So many things to celebrate in June and July, so many reasons to entertain or BBQ. You really donâ€™t need any special reason to make these divine dishes.
VEAL, PORK AND RICOTTA MEALBALLS
If you donâ€™t already have a favorite meatball recipe, you will after you try this. When making these meatballs, it is important to give them enough time to chill before cooking them. Great when paired with Chianti or a peppery, full-bodied Zinfandel. Every celebration, be it a casual or elegant party, should have delectable treats for guests to nibble on. This book is full of recipes, advice, and pairings, and will make everyone a fabulous host in a snap. From: Wine Bites Simple Morsels that Pair Perfectly with Wine by Barbara Scott-Goodman (Chronicle Books).
- 2 slices white country bread, crusts removed, cut into cubes
- 3/4 pound ground/minced veal
- 3/4 pound ground minced pork
- 3/4 cup whole- milk ricotta cheese
- 1/4 cup freshly grated Parmesan cheese
- 1 large egg, lightly beaten
- 1 teaspoon fines herbes or herbes de Provence
- Pinch of freshly grated nutmeg
- Kosher salt
- Freshly ground pepper
- About 1/2 cup olive oil for frying
Place bread cubes in a food processor and pulse to make fine crumbs. Place in a large bowl and add veal and pork. Mix together with your hands.
In another bowl, stir together the cheeses, egg, herbs, nutmeg, and salt and pepper to taste. Add the cheese mixture to the meat mixture and work together with your hands until is well incorporated.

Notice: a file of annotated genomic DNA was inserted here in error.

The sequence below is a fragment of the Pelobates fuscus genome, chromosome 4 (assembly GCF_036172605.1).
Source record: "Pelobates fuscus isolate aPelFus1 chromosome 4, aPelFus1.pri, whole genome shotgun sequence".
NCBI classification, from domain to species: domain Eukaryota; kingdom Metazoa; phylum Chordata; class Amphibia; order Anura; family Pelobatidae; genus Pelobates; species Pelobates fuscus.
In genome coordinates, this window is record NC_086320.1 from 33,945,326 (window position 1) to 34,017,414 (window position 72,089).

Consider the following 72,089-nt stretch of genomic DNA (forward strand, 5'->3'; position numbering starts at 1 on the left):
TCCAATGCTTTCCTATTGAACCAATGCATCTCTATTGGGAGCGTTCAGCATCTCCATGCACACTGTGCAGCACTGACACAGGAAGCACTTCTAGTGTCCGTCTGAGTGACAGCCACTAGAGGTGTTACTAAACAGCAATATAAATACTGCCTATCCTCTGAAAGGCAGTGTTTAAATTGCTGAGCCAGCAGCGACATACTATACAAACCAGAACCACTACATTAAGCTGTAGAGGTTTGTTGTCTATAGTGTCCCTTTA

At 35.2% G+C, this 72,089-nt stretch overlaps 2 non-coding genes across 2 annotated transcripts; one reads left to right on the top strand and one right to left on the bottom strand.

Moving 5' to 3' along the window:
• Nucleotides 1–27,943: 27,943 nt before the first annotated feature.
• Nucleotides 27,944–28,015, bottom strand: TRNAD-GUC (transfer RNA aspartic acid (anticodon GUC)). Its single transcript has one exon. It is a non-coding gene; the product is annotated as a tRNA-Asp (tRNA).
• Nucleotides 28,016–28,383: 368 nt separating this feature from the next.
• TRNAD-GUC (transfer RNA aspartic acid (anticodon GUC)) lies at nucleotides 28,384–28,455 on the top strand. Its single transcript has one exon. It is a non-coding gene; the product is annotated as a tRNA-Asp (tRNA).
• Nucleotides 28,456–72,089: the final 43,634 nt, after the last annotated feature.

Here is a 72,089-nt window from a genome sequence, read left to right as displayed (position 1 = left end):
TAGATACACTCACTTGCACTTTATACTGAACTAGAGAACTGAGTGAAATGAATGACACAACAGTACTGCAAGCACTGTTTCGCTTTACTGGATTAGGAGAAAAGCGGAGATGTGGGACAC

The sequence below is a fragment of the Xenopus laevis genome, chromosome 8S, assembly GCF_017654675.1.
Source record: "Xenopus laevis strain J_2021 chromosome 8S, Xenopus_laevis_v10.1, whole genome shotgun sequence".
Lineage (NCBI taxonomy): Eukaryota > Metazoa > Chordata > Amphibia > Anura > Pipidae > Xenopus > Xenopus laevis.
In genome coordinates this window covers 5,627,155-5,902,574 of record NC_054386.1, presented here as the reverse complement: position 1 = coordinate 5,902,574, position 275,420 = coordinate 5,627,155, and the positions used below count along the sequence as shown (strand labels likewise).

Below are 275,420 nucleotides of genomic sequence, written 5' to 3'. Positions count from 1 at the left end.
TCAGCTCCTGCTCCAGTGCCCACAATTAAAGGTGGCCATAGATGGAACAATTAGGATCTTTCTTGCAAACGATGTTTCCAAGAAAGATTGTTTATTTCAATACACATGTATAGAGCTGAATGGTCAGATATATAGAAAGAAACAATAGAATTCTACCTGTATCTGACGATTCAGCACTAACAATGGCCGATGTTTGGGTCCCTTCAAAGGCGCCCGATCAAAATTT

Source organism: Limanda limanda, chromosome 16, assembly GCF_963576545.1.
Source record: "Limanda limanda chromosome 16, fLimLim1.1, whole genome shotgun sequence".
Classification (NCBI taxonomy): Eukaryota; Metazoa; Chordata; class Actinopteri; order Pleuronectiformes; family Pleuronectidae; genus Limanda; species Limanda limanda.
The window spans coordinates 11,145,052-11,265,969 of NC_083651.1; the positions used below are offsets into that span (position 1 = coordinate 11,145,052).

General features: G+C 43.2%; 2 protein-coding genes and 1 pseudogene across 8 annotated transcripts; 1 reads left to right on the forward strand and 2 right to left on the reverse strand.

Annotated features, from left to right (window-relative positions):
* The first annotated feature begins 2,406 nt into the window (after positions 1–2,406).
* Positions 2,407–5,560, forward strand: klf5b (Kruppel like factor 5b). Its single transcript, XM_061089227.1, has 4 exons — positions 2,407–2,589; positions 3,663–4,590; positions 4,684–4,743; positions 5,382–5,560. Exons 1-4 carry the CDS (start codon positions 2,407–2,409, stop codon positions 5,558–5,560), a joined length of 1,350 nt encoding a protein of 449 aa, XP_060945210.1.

Roll the mixture into balls that are about 1-inch in diameter. Place them on a baking sheet lined with parchment paper and refrigerate until well chilled, at least 4 hours or up to 2 days.
Heat the oil in a large pan over medium heat. Add the meatballs to the pan, in batches, and cook until brown on one side before turning. Cook the meatballs, turning occasionally, until they are evenly cooked through, about 12 to 15 minutes. Drain on paper towels and serve at once.
EGGPLANT WITH TOMATOES
From Kay Karimâ€™s The Iraqi Family Cookbook [Paperback] (Hippocrene Books). Kay has collected recipes from generations of her family as well as all the regions of Iraq in this lovingly-compiled tribute to her homelandâ€™s cuisine. Modern Iraqi cooking relies on an abundance of fresh, seasonal produce, beans, rice, fish and quality meats. Typical spices include cinnamon, allspice, dried lime, saffron, sumac and turmeric. More than 150 easy to follow recipes, a guide to spices and beautiful color photographs throughout.
- 1 large eggplant sliced
- 2 tablespoons olive oil to drizzle over the eggplants
- 1 teaspoon salt for the eggplants
- 2 tablespoons olive oil for sautĂ©ing
- 1 large onion, sliced
- 1 large tomato, sliced
- 1 green pepper, sliced (optional)
- 1 (8-ounce) can tomato sauce
- 1 teaspoon Arabian spices (combination of cinnamon, allspice, black pepper)
- 1 teaspoon salt
- 1 cup water
Place the sliced eggplants in the colander and sprinkle salt over them. Place in the sink to drain for 45 minutes. Preheat oven to broil. Remove the eggplants from the colander, place in a bowl, and drizzle olive oil on them.